Understanding Separation Anxiety in Dogs: A Guide for Dog Parents

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Tetiana Zhudyk

Just like their caregivers, dogs aren’t immune to mental health problems. These include not only common fears and phobias but also less pronounced negative feelings and emotions, such as anxiety. Separation anxiety in dogs is normal; all breeds experience it. However, if left untreated, your dog can develop a more severe condition called anxiety disorder.

Want to know what causes separation anxiety in dogs and how to help your fluffy pal overcome it? We will equip you with all the information you need to recognize the signs of separation anxiety in dogs, what you can do to prevent it, and how to help your dog deal with this unpleasant condition.

Armed with practical tips on how to help separation anxiety in dogs, you will assist your pup in learning how to regulate their emotions better and tackle behavioral issues.

Are you interested in learning more about how you can better understand your dog? Woofz is here to help you 24/7! Decode the psychology behind your dog’s behavior and consult professional dog handlers anytime you need.

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Signs of Separation Anxiety in Dogs

It’s not always easy to tell whether your doggo deals with separation anxiety while you’re away. Destructive activities caused by separation anxiety in dogs typically occur shortly after an owner’s departure.

Unfortunately, unless pet parents find physical evidence of such behavioral problems, your dog’s anxiety issues may go unnoticed for quite a while.

Separation anxiety in dogs can manifest itself through a variety of symptoms and behaviors that include:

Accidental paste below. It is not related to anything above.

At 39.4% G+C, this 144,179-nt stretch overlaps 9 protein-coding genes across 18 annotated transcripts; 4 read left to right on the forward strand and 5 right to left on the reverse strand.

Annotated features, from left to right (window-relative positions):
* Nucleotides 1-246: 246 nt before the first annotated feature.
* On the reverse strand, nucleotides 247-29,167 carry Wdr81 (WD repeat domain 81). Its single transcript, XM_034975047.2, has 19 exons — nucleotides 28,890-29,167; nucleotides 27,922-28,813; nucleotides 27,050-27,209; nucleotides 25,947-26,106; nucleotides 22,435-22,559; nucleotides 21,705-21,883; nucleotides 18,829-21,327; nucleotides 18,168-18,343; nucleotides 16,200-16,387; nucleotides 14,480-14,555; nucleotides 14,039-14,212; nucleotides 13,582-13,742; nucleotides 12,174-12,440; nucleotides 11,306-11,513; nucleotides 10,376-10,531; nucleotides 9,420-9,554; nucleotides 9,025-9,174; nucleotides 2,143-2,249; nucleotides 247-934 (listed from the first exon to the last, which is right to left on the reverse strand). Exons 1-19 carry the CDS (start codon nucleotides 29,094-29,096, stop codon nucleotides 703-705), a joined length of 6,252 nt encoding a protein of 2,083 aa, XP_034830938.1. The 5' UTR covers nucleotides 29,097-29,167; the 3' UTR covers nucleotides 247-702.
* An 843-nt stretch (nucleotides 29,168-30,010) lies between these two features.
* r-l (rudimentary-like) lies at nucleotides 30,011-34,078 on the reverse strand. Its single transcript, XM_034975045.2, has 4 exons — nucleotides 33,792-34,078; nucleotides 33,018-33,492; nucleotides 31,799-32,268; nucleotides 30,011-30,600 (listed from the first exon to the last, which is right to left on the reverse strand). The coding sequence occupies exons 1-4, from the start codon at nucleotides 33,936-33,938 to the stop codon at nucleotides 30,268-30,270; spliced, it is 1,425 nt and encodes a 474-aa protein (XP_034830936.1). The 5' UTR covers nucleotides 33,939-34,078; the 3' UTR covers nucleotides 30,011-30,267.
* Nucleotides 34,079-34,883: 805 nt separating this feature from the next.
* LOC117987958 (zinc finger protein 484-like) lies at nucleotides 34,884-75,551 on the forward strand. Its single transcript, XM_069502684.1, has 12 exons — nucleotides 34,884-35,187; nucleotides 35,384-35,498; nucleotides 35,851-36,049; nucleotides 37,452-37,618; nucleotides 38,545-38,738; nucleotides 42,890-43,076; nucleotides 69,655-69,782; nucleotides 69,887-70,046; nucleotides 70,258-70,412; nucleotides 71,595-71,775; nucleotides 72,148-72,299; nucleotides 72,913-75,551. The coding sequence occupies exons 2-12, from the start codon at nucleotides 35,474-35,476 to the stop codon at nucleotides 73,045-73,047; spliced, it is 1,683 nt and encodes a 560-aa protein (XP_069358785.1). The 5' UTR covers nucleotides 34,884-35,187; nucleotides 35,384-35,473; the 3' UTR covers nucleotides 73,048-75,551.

• Excessive vocalization, such as barking and howling
  • Urination and defecation from house-trained dogs
  • Destructive chewing of objects like furniture or shoes
  • Digging at doors, windows, or other exit points
  • Increased heartbeat and/or breathing
  • Continuous attempts to escape home
  • Pacing

What Causes Separation Anxiety in Dogs?

Though it’s still unclear why some dogs develop separation anxiety, we can attribute the offset of the issue to specific life circumstances:

  • Your dog has had a traumatic experience (e.g., life in a shelter, change of owner)

  • You leave your dog home alone for the first time

  • Your dog’s routine has changed dramatically

  • Your dog is over-attached to you

  • Your dog lacks socialization skills

  • You move your dog to an unfamiliar environment, such as a new house

  • You don’t provide enough physical and mental stimulation for your dog

  • Your dog has a genetic predisposition

  • You suffer from anxiety (dogs can pick up on your emotional state and stress about leaving you alone)

How To Fix Separation Anxiety in Dogs?

It’s not only your dog’s mental state that gets affected by separation anxiety. Eventually, the quality of life of the dog's parents decreases, too. Not many owners can choose to stay at home seven days a week to deal with severe separation anxiety in dogs.

Unwanted behavior combined with damage done to the property may get in the way of you forming a strong bond with your pet.

Can separation anxiety in dogs be cured? The solution to your dog’s anxiety problems is to develop well-planned yet cautious methods for handling the issue.

Let’s discuss in more detail what they should include.

Spend more time with your dog

When you modify behavior to treat separation anxiety in dogs, avoid leaving your pet home alone. You may need to make some arrangements regarding your work schedule, choose daycare facilities, or leave your dog with relatives or friends.

You may also start gradually introducing your dog to a crate. It can help isolate your dog and prevent destructiveness. However, you should be careful. Many anxious dogs try to escape the crate, which can lead to self-injury. To prevent this, take it slowly and use the crate first at home in your presence.

Desensitize your departures

Imagine you trained your dog to tolerate your short-term absence well when you stay home. What’s the next step to stopping separation anxiety in dogs? It’s time to desensitize your four-legged pal to your actual absence.

Start with brief departures, with your dog’s reaction monitored by video recording. For example, you leave for 5 minutes, but your pet gets agitated after 3 minutes. This means the time of your absence should be shortened.